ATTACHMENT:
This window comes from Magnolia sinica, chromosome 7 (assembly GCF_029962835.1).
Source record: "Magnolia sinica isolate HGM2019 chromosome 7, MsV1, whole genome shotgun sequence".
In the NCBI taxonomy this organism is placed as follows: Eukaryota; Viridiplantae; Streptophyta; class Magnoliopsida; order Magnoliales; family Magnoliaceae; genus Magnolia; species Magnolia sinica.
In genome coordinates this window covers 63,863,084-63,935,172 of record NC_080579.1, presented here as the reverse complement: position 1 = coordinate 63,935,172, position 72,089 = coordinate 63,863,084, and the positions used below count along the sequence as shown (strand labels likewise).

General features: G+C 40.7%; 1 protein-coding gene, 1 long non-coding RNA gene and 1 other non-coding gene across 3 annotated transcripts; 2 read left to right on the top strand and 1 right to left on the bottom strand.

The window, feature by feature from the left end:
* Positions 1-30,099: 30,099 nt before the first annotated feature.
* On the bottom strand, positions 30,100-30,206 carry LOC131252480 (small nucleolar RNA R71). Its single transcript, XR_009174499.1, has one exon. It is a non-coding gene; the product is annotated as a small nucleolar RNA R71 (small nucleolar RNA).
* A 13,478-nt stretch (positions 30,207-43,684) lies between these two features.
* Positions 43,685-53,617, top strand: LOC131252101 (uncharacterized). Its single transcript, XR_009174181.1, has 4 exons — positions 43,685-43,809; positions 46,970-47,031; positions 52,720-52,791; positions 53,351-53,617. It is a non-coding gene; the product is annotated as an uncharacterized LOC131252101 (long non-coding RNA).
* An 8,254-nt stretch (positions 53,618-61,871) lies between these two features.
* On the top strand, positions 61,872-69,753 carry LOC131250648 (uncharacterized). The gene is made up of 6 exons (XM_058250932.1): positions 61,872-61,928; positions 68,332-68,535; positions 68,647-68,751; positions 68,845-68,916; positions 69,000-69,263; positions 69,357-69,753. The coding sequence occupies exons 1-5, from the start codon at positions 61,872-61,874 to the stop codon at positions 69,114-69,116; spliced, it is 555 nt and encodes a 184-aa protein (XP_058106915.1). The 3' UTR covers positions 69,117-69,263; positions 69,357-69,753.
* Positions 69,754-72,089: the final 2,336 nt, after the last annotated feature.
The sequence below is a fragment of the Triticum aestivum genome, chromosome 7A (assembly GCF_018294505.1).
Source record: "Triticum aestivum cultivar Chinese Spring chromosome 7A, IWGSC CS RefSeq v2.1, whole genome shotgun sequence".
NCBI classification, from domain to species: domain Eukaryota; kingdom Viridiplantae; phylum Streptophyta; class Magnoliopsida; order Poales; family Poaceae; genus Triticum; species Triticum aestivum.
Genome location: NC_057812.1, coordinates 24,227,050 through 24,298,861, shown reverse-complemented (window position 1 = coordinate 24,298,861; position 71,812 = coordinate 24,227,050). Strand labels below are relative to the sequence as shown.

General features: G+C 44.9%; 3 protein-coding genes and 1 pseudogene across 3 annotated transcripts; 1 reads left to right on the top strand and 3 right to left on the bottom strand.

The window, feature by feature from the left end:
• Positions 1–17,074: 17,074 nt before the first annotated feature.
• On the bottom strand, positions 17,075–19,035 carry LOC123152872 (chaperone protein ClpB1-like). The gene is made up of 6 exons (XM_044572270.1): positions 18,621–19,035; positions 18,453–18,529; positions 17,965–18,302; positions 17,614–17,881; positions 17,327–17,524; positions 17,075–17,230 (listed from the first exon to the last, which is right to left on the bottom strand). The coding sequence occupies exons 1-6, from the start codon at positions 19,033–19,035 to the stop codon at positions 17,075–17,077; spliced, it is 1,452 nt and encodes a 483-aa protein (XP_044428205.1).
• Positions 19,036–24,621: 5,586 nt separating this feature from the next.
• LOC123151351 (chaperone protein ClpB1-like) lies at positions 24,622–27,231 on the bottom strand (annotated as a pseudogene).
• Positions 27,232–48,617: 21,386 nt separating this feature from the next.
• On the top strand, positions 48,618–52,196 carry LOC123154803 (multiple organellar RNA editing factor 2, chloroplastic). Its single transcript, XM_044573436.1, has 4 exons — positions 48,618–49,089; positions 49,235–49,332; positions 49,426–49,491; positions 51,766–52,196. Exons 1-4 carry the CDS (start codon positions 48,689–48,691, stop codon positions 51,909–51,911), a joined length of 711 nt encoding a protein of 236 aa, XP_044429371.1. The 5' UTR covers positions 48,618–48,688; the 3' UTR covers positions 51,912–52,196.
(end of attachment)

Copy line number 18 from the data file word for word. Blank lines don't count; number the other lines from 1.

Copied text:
General features: G+C 44.9%; 3 protein-coding genes and 1 pseudogene across 3 annotated transcripts; 1 reads left to right on the top strand and 3 right to left on the bottom strand.